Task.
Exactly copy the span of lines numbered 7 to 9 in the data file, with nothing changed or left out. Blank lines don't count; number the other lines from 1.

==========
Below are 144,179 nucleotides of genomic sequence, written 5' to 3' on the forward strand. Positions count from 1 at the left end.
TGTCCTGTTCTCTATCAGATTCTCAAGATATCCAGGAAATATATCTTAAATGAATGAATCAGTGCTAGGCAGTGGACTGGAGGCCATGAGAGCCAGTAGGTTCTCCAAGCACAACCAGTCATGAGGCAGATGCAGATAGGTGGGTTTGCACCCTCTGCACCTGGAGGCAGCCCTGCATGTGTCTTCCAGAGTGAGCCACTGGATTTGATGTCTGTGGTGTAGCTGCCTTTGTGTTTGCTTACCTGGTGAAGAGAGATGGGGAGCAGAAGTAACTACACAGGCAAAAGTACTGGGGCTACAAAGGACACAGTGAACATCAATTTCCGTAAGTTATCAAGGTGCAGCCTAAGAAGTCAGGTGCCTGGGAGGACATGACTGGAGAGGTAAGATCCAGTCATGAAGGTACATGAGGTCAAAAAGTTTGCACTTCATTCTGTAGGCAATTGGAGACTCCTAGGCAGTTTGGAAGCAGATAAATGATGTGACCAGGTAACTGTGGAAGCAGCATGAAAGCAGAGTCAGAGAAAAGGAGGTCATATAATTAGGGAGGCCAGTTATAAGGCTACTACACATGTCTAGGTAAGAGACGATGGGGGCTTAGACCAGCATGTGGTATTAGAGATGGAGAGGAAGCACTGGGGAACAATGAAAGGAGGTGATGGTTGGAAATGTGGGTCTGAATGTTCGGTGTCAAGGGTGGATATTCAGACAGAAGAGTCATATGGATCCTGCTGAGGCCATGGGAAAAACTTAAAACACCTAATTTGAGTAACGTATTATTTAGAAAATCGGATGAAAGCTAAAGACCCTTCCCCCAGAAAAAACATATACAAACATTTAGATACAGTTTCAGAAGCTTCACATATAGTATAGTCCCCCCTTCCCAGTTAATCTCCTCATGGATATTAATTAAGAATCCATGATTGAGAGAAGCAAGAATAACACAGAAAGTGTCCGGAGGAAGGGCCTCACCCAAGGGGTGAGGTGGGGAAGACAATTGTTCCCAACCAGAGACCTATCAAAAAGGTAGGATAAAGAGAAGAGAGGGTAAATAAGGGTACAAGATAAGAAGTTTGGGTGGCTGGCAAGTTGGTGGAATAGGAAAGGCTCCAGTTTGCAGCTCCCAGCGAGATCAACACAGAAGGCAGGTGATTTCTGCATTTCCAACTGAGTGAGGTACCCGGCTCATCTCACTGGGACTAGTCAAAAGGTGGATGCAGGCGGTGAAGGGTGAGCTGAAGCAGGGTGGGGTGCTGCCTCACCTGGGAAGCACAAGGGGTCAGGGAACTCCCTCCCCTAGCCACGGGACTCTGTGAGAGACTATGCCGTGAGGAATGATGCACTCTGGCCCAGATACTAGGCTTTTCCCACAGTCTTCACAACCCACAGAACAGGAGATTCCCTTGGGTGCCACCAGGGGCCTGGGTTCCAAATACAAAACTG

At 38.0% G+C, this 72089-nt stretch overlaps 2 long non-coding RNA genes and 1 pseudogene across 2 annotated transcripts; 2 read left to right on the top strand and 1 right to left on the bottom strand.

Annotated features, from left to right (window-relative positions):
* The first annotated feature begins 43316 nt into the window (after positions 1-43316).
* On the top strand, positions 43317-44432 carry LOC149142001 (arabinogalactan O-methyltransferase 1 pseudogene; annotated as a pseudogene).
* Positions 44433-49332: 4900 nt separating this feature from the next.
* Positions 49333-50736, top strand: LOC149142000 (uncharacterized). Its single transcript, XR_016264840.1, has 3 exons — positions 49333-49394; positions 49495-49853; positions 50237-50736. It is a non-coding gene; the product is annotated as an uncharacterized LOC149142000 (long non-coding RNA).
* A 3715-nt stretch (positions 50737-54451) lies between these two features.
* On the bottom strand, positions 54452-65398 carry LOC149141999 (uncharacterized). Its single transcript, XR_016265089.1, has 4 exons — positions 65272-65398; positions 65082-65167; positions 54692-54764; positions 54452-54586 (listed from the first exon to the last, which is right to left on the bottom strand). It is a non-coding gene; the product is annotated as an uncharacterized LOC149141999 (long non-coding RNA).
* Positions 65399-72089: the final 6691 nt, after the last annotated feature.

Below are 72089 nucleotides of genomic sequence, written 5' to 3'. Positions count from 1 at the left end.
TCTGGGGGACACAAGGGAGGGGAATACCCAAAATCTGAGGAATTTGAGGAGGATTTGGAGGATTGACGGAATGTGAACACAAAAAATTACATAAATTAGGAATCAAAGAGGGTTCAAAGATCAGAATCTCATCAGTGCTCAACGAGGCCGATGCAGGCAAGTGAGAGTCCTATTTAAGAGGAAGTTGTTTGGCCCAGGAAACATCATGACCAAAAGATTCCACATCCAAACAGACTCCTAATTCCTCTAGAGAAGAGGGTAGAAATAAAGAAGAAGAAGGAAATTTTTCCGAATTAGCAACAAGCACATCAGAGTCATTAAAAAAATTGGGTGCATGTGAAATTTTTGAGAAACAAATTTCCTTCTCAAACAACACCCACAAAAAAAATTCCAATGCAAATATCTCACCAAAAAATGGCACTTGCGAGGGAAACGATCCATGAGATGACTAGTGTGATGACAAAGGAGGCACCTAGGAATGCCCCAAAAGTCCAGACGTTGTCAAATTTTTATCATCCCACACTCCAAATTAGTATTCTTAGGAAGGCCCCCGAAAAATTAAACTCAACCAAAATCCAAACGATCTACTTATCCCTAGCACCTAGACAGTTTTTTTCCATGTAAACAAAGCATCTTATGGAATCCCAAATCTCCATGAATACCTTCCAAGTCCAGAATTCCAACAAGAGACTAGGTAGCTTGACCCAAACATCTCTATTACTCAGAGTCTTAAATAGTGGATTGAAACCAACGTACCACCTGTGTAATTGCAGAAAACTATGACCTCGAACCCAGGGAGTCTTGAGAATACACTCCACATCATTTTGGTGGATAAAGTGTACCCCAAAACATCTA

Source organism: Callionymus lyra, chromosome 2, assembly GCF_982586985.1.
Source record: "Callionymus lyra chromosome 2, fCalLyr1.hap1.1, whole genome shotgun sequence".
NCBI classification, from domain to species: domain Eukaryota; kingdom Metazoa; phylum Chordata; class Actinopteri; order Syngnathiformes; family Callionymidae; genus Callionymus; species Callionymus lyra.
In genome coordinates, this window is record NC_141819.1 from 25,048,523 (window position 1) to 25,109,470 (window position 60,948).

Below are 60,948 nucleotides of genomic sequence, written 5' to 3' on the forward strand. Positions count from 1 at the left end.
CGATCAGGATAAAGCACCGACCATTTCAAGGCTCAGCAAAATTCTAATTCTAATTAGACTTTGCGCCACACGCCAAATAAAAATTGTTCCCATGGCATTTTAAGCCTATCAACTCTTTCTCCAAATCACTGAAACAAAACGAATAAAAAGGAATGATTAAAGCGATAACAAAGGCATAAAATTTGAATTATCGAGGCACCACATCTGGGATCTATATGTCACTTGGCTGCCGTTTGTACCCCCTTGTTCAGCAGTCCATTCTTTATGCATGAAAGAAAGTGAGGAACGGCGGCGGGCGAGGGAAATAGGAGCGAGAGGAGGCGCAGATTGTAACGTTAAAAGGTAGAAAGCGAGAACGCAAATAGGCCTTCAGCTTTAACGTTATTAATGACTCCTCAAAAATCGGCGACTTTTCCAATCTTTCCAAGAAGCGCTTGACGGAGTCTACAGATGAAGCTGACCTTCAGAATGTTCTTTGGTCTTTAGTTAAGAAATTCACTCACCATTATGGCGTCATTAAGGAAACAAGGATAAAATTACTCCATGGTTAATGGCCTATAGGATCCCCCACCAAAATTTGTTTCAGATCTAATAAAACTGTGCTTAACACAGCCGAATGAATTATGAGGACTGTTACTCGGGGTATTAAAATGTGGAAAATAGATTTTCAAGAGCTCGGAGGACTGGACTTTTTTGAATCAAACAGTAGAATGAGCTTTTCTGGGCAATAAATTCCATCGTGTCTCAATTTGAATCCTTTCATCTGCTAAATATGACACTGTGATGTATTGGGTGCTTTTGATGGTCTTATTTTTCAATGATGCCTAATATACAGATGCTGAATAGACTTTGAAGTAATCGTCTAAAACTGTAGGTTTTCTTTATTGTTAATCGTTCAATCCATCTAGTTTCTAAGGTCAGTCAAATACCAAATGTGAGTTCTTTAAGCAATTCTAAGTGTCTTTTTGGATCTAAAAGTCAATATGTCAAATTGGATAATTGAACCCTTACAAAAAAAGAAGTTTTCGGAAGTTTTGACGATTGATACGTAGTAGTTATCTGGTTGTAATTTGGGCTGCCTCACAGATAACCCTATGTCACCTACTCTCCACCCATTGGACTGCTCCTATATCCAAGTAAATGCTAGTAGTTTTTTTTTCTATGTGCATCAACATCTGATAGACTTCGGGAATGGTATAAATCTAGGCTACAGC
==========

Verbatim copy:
* Positions 44433-49332: 4900 nt separating this feature from the next.
* Positions 49333-50736, top strand: LOC149142000 (uncharacterized). Its single transcript, XR_016264840.1, has 3 exons — positions 49333-49394; positions 49495-49853; positions 50237-50736. It is a non-coding gene; the product is annotated as an uncharacterized LOC149142000 (long non-coding RNA).
* A 3715-nt stretch (positions 50737-54451) lies between these two features.